India’s market regulator on Friday barred the founders of news television channel New Delhi Television Ltd (NDTV) from the country's capital markets for the next two years.
The Securities and Exchange Board of India, which is looking into allegations of fraud over a multi-million-dollar loan secured by NDTV, also barred its founders, Prannoy and Radhika Roy, from holding any managerial position for the next two years.
“The loan agreements were unmistakably structured as a scheme to defraud the investors,” the SEBI said in its order.
Federal authorities first launched an investigation into the founders of NDTV in 2017 and later brought a case against the couple -- seen as pioneers of private news channels in India -- in a move the company had said was an attempt to muzzle free speech.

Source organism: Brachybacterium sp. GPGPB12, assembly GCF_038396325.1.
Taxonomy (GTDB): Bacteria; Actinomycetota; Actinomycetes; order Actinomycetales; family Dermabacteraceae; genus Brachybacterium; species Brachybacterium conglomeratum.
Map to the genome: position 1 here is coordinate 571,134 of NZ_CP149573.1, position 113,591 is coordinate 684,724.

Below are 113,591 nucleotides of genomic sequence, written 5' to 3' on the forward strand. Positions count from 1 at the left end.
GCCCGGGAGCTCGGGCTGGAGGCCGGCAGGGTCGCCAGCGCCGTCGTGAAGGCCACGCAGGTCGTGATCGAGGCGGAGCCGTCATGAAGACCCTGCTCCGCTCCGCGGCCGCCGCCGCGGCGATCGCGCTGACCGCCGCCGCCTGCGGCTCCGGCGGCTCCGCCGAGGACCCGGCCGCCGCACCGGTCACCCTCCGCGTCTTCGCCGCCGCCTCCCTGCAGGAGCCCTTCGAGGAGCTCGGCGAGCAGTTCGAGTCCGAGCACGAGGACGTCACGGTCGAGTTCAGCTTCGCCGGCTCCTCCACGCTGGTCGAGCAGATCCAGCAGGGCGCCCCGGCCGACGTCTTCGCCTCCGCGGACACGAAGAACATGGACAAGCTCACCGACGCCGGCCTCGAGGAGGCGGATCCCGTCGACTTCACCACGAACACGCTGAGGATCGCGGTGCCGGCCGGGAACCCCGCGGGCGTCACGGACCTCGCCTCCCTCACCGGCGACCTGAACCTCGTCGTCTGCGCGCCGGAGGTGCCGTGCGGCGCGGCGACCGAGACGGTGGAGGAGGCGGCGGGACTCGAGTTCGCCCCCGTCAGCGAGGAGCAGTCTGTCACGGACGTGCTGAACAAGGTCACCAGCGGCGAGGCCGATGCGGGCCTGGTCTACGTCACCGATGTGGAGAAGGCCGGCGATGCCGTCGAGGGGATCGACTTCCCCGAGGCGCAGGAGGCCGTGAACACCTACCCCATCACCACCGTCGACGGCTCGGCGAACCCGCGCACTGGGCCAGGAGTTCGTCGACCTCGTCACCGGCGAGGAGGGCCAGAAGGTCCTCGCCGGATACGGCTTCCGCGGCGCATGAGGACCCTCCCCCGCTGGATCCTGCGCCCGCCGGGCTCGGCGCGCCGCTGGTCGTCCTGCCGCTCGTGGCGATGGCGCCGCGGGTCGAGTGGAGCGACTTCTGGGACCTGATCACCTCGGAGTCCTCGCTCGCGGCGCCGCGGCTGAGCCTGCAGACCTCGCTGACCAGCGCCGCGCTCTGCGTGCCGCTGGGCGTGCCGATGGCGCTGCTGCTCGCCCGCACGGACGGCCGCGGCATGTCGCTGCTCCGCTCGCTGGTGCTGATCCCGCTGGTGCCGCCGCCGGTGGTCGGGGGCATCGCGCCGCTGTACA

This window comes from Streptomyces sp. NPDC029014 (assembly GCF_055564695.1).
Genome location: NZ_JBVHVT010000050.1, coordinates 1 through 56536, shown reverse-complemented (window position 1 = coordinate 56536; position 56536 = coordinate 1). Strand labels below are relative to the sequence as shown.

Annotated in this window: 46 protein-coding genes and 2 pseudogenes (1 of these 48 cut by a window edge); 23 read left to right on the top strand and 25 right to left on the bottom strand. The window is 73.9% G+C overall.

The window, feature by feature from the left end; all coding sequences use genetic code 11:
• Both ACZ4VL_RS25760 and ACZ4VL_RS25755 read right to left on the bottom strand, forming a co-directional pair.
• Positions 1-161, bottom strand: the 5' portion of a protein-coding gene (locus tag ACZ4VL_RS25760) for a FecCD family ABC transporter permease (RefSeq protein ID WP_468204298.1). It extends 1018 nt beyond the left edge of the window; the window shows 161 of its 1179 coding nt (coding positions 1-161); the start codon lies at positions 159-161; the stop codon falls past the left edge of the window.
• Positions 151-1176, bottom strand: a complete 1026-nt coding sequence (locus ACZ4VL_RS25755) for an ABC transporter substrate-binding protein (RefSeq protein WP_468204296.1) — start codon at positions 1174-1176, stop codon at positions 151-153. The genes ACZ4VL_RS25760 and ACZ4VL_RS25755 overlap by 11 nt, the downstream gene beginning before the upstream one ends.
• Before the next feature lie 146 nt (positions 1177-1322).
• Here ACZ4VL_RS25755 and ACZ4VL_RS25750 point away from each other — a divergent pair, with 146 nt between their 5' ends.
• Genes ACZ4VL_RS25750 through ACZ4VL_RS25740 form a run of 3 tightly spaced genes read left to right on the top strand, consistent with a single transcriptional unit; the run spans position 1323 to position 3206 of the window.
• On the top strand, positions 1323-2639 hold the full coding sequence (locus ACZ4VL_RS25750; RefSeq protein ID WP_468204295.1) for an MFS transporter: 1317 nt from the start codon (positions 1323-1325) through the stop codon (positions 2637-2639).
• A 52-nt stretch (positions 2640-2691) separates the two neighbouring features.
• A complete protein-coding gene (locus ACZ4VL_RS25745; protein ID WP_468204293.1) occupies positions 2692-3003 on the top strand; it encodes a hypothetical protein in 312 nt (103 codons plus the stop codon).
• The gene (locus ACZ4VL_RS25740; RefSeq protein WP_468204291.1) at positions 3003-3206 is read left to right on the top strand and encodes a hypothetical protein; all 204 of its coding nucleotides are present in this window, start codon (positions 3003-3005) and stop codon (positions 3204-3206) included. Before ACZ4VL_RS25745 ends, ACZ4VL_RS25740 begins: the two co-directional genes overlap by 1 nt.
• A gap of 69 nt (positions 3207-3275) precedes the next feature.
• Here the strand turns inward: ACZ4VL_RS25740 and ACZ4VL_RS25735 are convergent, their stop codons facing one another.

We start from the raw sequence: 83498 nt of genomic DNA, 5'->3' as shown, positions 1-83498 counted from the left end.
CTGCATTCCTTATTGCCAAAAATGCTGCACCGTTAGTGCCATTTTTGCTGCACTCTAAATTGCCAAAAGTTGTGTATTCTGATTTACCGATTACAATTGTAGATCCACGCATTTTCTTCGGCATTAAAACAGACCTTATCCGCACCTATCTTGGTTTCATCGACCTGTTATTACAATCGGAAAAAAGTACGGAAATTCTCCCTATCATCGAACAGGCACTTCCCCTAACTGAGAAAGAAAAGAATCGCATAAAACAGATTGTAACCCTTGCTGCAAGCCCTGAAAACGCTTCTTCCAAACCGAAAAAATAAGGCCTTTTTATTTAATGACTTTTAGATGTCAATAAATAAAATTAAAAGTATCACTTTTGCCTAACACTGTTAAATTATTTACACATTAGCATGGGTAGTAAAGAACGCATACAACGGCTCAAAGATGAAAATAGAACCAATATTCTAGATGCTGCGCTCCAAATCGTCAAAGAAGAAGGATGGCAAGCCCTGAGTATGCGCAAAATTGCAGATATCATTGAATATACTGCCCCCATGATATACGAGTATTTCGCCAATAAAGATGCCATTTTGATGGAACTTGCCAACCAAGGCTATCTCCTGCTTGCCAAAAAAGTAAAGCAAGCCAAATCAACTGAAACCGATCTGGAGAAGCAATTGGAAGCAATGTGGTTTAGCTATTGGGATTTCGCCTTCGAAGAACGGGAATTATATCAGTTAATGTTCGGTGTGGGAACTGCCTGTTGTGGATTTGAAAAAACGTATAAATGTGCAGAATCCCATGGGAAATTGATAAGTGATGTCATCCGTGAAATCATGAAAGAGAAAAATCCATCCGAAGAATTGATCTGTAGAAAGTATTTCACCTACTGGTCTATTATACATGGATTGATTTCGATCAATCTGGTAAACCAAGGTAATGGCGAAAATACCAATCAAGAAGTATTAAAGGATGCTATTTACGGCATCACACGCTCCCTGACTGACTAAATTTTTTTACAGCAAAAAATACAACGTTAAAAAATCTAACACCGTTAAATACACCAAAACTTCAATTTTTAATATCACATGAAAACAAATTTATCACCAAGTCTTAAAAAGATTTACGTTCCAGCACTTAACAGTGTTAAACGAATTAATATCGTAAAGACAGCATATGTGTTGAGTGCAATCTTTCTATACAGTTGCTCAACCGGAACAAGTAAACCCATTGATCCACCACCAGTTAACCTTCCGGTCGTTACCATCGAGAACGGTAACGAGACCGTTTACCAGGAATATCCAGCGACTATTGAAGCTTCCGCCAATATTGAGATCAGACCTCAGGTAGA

The same year India’s federal investigating agency the Central Bureau of Investigation (CBI) raided the couple’s New Delhi home as well as two holiday houses, prompting protests by Indian journalists, who described the raid as an attack on the freedom of press.
NDTV had called the raids a witch-hunt. NDTV officials were not available for comment on the latest developments.
The CBI had said the investigation had no link to the editorial side of the NDTV, India’s oldest English-language news channel.
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